Relatives of the St James man whose body was found under a bridge after being admitted to the Cornwall Regional Hospital for dengue fever are blaming the public health facility for his death.
Acccording to the family members, nurses told them they didn’t know where the patient was.
Raymond Deans’ body was fetched from water under a bridge in Montego Bay a day after his loved ones say he was admitted at the Cornwall Regional Hospital in the parish.
His widow, Winsome Deans, says neighbours were the first to tell her of her husband’s passing but it wasn’t until the next day that the hospital contacted her to apologize and address the matter.
Fifty-year-old, farmworker Raymond Deans otherwise called D was considered a strong and hearty man until he complained of feeling ill last Friday and was taken to hospital.
After doing prescribed blood tests he was reportedly admitted for dengue at the Cornwall Regional Hospital on Saturday.
But, by the next day, he was dead-under a bridge, miles away from the hospital.
His widow, Winsome Deans, says hospital staff didn’t know where her husband was when she went to ascertain his whereabouts.
The grieving widow says she was told that her husband told another patient that he was going to prepare a meal and return.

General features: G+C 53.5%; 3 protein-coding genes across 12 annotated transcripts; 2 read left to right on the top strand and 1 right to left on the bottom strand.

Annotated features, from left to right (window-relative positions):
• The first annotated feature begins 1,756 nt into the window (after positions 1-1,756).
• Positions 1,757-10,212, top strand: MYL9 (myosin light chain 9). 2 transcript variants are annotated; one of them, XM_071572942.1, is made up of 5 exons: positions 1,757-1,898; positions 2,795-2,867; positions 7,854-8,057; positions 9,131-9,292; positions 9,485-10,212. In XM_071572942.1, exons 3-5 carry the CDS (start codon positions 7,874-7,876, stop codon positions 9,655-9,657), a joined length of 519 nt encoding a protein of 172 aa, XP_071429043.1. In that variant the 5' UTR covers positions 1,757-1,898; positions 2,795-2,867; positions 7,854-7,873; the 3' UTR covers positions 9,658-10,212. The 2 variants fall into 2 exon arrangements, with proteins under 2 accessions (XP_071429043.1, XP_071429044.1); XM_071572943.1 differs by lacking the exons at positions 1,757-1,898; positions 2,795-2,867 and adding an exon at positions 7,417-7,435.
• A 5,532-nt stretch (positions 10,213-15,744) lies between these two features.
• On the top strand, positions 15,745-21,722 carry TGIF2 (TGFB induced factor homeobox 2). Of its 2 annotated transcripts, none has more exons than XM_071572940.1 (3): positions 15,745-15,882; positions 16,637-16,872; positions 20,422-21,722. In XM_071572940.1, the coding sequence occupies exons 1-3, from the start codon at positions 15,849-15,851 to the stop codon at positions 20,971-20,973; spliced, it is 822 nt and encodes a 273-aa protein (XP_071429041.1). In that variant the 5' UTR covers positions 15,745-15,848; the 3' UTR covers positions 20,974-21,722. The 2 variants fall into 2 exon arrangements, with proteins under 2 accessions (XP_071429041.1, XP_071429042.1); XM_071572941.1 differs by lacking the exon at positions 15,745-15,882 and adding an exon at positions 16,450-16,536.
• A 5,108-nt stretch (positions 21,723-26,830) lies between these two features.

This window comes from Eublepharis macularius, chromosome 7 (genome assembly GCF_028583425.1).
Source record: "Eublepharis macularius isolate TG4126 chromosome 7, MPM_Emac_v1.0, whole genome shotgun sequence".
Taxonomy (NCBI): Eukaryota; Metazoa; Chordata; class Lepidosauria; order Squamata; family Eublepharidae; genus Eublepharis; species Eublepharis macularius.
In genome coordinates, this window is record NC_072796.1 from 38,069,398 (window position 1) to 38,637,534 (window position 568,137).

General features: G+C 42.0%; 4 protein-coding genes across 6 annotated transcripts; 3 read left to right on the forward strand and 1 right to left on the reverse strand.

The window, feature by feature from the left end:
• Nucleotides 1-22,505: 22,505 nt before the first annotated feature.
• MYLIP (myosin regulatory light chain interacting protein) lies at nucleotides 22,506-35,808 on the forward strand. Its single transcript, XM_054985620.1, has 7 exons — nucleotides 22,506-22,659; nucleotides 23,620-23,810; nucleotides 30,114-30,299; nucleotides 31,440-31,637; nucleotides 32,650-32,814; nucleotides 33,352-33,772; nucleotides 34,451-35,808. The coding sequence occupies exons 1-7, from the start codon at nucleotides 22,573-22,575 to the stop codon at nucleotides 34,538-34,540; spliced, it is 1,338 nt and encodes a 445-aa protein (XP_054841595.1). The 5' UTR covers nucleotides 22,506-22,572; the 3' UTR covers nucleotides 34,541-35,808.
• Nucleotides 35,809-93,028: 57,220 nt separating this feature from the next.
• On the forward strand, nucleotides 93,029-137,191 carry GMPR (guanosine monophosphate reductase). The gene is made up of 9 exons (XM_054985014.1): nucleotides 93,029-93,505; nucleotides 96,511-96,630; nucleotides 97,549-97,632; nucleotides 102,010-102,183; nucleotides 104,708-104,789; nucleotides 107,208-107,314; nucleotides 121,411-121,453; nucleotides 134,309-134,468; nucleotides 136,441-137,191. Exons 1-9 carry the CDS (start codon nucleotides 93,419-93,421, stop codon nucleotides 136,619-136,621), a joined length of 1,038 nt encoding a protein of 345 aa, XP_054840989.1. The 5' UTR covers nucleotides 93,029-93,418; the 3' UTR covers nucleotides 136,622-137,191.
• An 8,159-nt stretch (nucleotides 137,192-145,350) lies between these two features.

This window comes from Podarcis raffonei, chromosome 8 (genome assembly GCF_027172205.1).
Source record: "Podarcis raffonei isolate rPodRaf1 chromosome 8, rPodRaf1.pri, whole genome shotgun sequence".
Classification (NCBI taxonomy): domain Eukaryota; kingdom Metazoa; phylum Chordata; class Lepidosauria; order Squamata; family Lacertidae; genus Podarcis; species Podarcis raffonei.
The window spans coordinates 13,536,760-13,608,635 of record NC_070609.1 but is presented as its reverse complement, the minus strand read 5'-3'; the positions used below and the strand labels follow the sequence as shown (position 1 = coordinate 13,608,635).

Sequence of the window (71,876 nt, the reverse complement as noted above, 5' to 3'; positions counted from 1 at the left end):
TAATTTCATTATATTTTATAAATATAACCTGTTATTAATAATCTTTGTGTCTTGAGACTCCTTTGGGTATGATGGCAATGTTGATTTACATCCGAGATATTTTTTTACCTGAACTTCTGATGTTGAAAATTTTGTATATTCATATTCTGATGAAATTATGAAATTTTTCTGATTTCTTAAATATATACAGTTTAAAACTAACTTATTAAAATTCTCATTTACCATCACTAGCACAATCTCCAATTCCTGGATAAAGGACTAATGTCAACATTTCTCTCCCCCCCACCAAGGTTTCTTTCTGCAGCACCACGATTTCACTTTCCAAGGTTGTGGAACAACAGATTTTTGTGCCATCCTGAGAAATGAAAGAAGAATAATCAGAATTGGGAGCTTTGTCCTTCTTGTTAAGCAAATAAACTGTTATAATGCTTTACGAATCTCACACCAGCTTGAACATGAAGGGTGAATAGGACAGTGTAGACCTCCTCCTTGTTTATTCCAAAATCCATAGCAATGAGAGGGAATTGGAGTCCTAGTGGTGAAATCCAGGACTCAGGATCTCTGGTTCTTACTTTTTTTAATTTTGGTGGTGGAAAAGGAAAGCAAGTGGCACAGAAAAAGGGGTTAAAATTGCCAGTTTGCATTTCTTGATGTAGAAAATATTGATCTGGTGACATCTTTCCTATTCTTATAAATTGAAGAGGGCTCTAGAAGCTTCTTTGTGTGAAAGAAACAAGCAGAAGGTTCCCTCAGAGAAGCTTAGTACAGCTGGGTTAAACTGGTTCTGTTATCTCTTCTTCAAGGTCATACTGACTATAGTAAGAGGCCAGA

Relatives say they were told he wandered off the hospital compound, but they say that’s hard to believe.
Lavancia Mitchell is Mr Deans’ sister.
Mrs. Deans says the hospital is to be blamed for her late husband’s death.
The family says the hospital has informed them that an investigation has been launched into the incident.
Meantime, Regional Director of the Western Regional Health Authority, Errol Green, says the incident relating the Cornwall Regional Hospital patient’s death is unfortunate.
He says he only returned to work yesterday.
But he says an investigation is underway to ensure all was done to mitigate against this and any future incidents.
He says once the reports are ready in relation to the investigation to see if all protocols were followed he’ll be in a better position to respond to the incident.
And he says they are ramping up vector control measures in coming days to tackle the vector-borne dengue virus in the region.